The Volkswagen e-Golf takes pretty much all the quality, practicality and comfort of the standard model and adds the attraction of zero-emission motoring, but it’s not the cheapest electric car
You won’t be surprised to hear that the Volkswagen e-Golf is simply an electric version of the company’s high-class family hatchback. It’s one of a growing number of electric cars in this sector of the market, including – perhaps most famously – the Nissan Leaf, but also the Hyundai Ioniq and BMW i3.
However, in one way, it’s very different to those rivals, as it’s not a standalone model. Instead, the e-Golf is very deliberately part of a range of cars that also includes petrol and diesel models.
Admittedly, the e-Golf does have its own looks – including a covered grille, with blue details, LED lights and unique wheels – but the differences are very subtle. And, like every Golf, this electric version has exceptional build quality and uses some very classy materials. The e-Golf also comes in its own very highly specified trim level.
From the driver’s seat, everything looks pretty much the same as in any Golf – which is no bad thing. The central data display between the two dials is very easy to use through the controls on the steering wheel, and the touchscreen on the centre console (an 8.0-inch unit as standard, or a 9.2-inch unit as an option) is equally simple.
The only differences you’ll spot between this and other Golfs are the blue stitching (which is complemented by the colour of various trim details) and the power dial that sits where the rev counter would in a petrol or diesel car.
I can’t think of many other models that show more clearly than the e-Golf how little compromise you have to make to enjoy all-electric, zero-emission motoring
So far, so Golf – and that continues when it comes to comfort. There’s every bit as much room in the front and rear seats of the e-Golf as in any other Golf – which is good news, as this is one of the more spacious family hatchbacks, with room for four adults in comfort.
Only in the boot do you have to make any sacrifice over the standard Golf – and it’s a pretty minor one. In order to fit the batteries, Volkswagen has had to lose about 40 litres of boot space. But, the 341 litres you’re left with is still enough for most everyday needs.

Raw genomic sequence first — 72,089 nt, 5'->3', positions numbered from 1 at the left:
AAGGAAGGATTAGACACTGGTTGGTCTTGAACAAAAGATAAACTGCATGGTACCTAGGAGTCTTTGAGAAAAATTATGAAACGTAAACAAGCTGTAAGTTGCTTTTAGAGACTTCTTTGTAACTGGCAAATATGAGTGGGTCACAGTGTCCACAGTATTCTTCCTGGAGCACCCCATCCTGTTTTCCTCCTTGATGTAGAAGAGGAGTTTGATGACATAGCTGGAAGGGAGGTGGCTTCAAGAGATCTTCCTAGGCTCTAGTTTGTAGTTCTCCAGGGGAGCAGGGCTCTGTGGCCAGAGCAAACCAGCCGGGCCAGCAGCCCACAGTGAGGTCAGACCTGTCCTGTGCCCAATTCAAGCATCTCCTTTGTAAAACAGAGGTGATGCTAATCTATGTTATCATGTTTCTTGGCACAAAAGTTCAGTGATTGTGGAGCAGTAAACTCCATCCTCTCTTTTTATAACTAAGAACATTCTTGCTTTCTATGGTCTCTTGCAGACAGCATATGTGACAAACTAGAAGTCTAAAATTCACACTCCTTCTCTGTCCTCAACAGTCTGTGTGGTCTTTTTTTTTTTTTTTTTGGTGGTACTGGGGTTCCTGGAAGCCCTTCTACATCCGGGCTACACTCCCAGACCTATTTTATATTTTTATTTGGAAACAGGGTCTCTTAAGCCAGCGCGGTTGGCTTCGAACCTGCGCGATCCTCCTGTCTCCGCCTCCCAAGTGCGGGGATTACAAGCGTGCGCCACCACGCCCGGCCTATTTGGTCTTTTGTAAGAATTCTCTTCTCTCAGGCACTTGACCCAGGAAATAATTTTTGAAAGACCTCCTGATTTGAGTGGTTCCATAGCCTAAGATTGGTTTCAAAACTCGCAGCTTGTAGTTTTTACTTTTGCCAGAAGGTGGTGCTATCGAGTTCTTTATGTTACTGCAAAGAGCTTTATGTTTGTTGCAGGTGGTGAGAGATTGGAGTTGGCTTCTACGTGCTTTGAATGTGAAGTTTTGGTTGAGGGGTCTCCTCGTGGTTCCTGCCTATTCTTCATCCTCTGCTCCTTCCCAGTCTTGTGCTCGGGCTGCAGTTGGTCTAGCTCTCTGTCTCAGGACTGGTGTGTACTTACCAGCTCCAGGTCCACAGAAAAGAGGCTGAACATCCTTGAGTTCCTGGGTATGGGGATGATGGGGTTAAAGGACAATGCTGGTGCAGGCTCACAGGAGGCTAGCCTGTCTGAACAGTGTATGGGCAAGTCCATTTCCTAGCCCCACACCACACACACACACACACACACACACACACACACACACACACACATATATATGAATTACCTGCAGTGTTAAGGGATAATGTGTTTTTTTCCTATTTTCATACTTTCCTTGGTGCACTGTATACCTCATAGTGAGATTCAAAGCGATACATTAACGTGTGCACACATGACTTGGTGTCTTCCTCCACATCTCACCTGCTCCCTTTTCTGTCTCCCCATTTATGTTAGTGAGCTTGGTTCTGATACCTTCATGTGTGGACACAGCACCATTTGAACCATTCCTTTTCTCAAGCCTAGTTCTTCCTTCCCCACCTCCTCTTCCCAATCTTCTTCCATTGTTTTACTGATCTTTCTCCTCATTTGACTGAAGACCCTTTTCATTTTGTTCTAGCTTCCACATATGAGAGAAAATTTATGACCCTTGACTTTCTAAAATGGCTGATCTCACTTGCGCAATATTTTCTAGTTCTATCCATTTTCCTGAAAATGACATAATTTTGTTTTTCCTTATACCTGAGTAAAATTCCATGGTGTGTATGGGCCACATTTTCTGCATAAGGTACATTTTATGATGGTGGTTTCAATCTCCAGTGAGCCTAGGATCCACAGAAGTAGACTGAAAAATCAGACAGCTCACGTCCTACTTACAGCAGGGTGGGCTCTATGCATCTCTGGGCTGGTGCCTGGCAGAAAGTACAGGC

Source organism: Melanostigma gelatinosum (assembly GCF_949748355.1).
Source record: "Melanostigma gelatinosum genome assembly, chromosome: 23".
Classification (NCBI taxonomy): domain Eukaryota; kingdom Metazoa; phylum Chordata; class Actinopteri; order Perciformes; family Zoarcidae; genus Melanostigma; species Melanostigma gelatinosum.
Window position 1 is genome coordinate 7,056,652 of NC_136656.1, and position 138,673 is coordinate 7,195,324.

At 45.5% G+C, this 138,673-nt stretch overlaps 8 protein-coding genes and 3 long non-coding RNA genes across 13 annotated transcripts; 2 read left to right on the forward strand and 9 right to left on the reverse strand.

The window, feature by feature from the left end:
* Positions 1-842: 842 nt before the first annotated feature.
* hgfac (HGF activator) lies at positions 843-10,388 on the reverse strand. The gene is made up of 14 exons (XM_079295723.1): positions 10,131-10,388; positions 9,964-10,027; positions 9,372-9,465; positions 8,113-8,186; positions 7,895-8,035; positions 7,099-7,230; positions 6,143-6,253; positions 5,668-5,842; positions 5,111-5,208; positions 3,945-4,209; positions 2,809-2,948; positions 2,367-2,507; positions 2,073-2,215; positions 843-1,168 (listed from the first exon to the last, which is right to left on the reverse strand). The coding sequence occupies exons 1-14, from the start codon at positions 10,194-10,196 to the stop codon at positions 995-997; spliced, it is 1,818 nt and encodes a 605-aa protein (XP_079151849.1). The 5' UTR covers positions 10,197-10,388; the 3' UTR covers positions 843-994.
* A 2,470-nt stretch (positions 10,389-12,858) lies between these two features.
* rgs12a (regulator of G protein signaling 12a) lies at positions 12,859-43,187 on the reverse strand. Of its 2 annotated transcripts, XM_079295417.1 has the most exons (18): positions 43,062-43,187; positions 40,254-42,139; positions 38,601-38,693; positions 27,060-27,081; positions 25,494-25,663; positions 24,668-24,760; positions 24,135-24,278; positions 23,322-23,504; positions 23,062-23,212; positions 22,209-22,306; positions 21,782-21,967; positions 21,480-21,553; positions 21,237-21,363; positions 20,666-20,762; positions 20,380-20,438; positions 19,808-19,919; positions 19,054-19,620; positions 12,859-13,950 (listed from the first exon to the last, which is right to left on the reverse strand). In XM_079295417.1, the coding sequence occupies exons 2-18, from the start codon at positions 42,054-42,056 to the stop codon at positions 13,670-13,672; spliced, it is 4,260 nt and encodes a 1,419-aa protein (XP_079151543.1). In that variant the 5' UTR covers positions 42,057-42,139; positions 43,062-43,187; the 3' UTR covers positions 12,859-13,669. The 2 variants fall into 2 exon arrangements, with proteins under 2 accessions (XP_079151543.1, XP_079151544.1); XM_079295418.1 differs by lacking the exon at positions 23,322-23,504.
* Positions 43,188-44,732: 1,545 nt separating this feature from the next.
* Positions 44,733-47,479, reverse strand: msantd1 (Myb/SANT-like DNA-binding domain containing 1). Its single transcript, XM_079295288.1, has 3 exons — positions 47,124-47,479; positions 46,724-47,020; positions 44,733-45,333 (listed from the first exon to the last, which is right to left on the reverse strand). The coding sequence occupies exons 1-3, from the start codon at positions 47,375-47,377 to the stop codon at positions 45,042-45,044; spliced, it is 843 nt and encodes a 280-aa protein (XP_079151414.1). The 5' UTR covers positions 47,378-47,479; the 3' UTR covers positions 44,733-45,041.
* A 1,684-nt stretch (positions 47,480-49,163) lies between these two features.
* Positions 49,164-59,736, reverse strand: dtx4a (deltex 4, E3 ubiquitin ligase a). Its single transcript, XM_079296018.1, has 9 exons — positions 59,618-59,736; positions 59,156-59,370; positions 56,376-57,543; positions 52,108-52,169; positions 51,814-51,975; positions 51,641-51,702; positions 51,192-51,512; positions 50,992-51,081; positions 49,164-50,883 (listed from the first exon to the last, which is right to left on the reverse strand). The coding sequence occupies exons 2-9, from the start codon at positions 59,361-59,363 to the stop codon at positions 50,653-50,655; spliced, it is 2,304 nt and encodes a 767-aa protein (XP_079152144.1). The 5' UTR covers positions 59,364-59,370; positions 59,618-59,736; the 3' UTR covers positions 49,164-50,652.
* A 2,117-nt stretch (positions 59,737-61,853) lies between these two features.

It’s the same story when it comes to the way the car drives. A fully charged battery will give you something like 100 miles, which will be plenty for most people each day. Once the batteries are depleted, you’ll need about 13 hours to recharge them from a domestic three-pin socket. However, if you can get a fast-charger, that charge time will drop to just four hours.
If you’ve only ever driven petrol or diesel cars, driving an electric will be a strange experience to start with. But, it’s a pleasant one, as the electric motors deliver their power instantly, so the car responds quickly and quietly. That means the e-Golf is a great way to get around town: it’s simple to drive, smooth and remarkably relaxing. Much of the time, you can drive just using the accelerator, as the force of the regenerative brakes (which convert the car’s lost momentum into charge in the battery) is enough to slow the car without the driver needing to press the brake pedal.
Admittedly, the acceleration slows down a bit once you’re beyond the city limits, but there’s no problem in getting up to, and staying at, motorway speeds. The car is pretty quiet at the legal limit, too, but high-speed runs will seriously eat into the car’s range. Mind you, the same is true of any electric car.
Compared to them, the e-Golf isn’t the cheapest, but it does score over the alternatives with its high-quality interior, good refinement and smooth drive. If you want a family-friendly, zero-emission car, this is well worth a look.